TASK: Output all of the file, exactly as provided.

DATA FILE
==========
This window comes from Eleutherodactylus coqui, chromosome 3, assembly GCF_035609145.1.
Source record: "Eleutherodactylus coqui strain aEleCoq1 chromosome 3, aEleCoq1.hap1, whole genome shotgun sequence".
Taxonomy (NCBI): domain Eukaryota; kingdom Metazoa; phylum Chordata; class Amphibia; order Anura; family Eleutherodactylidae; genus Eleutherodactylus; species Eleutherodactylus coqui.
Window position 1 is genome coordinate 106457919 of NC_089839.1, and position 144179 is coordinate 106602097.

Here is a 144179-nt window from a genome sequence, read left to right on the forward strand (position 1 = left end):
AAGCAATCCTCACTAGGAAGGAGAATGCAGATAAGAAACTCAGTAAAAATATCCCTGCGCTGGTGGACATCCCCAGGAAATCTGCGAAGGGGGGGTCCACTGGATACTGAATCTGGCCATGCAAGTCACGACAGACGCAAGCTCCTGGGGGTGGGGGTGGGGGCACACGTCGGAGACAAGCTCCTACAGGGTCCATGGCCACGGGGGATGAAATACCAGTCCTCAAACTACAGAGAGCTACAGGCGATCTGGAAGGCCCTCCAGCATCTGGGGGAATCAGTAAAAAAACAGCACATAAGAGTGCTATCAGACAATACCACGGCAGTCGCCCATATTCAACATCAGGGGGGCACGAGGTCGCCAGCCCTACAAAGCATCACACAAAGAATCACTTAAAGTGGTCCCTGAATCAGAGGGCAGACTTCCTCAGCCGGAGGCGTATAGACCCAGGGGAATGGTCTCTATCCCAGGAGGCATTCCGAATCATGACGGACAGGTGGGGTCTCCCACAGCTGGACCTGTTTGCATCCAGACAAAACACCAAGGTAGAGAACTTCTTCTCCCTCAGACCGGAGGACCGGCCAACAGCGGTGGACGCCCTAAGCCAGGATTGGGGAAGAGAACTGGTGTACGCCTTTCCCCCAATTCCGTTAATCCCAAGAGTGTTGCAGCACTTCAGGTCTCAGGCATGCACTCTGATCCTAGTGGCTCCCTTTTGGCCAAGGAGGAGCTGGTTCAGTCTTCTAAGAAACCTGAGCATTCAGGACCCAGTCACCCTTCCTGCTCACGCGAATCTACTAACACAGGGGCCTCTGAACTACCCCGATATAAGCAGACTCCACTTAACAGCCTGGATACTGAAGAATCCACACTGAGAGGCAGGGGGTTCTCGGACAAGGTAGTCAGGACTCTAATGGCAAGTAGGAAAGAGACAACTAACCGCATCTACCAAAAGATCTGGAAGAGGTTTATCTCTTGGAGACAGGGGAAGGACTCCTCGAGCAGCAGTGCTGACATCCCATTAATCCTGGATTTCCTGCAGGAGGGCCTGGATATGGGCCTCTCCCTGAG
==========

This window comes from Eleutherodactylus coqui, chromosome 3, assembly GCF_035609145.1.
Source record: "Eleutherodactylus coqui strain aEleCoq1 chromosome 3, aEleCoq1.hap1, whole genome shotgun sequence".
Taxonomy (NCBI): domain Eukaryota; kingdom Metazoa; phylum Chordata; class Amphibia; order Anura; family Eleutherodactylidae; genus Eleutherodactylus; species Eleutherodactylus coqui.
Window position 1 is genome coordinate 106457919 of NC_089839.1, and position 144179 is coordinate 106602097.

Here is a 144179-nt window from a genome sequence, read left to right on the forward strand (position 1 = left end):
AAGCAATCCTCACTAGGAAGGAGAATGCAGATAAGAAACTCAGTAAAAATATCCCTGCGCTGGTGGACATCCCCAGGAAATCTGCGAAGGGGGGGTCCACTGGATACTGAATCTGGCCATGCAAGTCACGACAGACGCAAGCTCCTGGGGGTGGGGGTGGGGGCACACGTCGGAGACAAGCTCCTACAGGGTCCATGGCCACGGGGGATGAAATACCAGTCCTCAAACTACAGAGAGCTACAGGCGATCTGGAAGGCCCTCCAGCATCTGGGGGAATCAGTAAAAAAACAGCACATAAGAGTGCTATCAGACAATACCACGGCAGTCGCCCATATTCAACATCAGGGGGGCACGAGGTCGCCAGCCCTACAAAGCATCACACAAAGAATCACTTAAAGTGGTCCCTGAATCAGAGGGCAGACTTCCTCAGCCGGAGGCGTATAGACCCAGGGGAATGGTCTCTATCCCAGGAGGCATTCCGAATCATGACGGACAGGTGGGGTCTCCCACAGCTGGACCTGTTTGCATCCAGACAAAACACCAAGGTAGAGAACTTCTTCTCCCTCAGACCGGAGGACCGGCCAACAGCGGTGGACGCCCTAAGCCAGGATTGGGGAAGAGAACTGGTGTACGCCTTTCCCCCAATTCCGTTAATCCCAAGAGTGTTGCAGCACTTCAGGTCTCAGGCATGCACTCTGATCCTAGTGGCTCCCTTTTGGCCAAGGAGGAGCTGGTTCAGTCTTCTAAGAAACCTGAGCATTCAGGACCCAGTCACCCTTCCTGCTCACGCGAATCTACTAACACAGGGGCCTCTGAACTACCCCGATATAAGCAGACTCCACTTAACAGCCTGGATACTGAAGAATCCACACTGAGAGGCAGGGGGTTCTCGGACAAGGTAGTCAGGACTCTAATGGCAAGTAGGAAAGAGACAACTAACCGCATCTACCAAAAGATCTGGAAGAGGTTTATCTCTTGGAGACAGGGGAAGGACTCCTCGAGCAGCAGTGCTGACATCCCATTAATCCTGGATTTCCTGCAGGAGGGCCTGGATATGGGCCTCTCCCTGAG